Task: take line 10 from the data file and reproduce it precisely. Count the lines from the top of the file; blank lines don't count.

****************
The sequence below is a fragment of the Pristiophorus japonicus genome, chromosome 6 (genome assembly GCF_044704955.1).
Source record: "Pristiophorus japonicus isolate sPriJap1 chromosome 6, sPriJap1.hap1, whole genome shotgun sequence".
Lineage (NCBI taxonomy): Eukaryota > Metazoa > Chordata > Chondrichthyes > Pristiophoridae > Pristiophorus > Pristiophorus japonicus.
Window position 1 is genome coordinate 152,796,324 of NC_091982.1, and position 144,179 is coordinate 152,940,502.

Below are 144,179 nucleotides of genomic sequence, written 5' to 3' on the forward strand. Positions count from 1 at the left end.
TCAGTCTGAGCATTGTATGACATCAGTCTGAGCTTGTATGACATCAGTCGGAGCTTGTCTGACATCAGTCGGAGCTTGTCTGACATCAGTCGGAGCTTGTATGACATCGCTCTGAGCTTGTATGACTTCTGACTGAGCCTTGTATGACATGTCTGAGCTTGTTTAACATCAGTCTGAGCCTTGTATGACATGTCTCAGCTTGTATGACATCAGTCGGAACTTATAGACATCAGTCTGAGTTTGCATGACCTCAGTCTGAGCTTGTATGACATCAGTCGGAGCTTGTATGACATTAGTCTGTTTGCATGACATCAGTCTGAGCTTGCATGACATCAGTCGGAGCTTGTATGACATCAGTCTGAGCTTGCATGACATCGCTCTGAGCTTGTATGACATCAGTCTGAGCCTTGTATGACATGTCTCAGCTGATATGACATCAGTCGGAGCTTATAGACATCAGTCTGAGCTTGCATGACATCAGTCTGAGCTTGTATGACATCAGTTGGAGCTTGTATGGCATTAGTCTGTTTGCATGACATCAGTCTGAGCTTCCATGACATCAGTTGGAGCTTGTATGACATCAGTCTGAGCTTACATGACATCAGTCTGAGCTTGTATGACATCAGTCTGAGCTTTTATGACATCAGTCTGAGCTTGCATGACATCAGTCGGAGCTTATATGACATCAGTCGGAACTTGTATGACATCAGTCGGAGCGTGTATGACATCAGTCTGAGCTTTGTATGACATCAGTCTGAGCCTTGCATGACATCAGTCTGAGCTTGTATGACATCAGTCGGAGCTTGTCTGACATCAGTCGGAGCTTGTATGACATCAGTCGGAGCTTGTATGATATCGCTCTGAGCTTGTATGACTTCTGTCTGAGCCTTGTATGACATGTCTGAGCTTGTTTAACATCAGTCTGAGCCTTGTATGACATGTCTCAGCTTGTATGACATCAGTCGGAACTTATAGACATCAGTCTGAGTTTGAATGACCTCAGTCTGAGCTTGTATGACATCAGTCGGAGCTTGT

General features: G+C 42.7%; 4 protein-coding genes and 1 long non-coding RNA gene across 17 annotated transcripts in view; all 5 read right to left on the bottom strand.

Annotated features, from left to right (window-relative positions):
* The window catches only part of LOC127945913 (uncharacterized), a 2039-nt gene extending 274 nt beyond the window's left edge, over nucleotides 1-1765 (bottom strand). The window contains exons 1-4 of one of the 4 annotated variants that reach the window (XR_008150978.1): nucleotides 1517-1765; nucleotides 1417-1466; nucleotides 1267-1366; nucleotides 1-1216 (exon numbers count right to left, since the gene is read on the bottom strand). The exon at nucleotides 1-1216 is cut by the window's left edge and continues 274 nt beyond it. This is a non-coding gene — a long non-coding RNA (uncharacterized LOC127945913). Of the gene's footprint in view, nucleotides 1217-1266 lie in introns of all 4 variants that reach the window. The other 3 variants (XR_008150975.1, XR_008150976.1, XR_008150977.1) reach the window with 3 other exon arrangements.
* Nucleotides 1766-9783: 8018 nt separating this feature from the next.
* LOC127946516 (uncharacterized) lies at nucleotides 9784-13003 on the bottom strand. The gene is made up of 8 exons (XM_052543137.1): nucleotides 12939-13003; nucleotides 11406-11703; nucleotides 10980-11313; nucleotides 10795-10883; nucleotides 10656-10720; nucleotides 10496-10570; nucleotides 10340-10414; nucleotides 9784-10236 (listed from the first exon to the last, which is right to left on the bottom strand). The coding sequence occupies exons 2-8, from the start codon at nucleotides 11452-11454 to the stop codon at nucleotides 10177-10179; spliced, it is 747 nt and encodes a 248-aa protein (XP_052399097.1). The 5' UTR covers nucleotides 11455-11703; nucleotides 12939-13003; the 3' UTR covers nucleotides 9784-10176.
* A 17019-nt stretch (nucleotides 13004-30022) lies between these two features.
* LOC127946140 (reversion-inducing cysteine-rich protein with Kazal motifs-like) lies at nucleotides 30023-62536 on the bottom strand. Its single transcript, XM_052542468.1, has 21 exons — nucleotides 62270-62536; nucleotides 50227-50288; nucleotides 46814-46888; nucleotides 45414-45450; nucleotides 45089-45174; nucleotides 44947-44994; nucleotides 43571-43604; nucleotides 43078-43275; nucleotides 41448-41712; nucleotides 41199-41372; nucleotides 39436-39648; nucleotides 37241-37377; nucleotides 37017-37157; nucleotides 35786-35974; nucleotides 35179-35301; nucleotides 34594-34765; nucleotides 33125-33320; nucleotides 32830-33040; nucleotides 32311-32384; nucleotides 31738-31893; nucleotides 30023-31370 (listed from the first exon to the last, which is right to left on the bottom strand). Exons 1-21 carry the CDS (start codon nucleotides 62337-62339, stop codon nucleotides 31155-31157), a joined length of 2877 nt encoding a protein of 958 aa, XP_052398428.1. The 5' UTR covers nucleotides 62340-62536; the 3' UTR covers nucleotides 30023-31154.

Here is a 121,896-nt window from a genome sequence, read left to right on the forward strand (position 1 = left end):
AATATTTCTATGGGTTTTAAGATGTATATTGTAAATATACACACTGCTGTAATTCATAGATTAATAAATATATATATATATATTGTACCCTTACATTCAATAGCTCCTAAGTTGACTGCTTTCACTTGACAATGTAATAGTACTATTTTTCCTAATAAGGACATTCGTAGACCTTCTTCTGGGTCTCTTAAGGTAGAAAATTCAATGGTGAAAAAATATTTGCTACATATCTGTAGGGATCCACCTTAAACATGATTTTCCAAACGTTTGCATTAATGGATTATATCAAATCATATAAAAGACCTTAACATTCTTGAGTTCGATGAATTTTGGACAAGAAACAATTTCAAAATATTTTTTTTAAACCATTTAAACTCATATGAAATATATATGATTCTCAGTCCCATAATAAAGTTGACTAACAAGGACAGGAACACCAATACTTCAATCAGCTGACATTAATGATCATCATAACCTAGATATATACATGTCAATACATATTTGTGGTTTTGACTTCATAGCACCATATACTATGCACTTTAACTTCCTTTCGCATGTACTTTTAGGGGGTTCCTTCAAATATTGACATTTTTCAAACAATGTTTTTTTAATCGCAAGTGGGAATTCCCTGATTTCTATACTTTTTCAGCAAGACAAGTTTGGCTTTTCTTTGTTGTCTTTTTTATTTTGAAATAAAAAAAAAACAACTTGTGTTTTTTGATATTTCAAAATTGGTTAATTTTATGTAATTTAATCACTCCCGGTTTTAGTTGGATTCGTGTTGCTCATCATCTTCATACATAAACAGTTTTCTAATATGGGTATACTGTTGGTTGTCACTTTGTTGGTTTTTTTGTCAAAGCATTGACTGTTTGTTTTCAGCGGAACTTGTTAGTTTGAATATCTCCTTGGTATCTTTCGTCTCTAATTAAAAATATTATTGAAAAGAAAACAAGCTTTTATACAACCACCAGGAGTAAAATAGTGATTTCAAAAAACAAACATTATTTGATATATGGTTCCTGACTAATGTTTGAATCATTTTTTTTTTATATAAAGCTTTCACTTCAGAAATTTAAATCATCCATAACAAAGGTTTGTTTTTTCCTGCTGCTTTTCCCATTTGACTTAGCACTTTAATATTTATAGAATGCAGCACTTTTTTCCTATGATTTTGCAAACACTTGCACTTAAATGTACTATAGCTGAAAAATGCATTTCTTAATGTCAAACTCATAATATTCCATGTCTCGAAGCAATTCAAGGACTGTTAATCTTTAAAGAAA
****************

* Nucleotides 1766-9783: 8018 nt separating this feature from the next.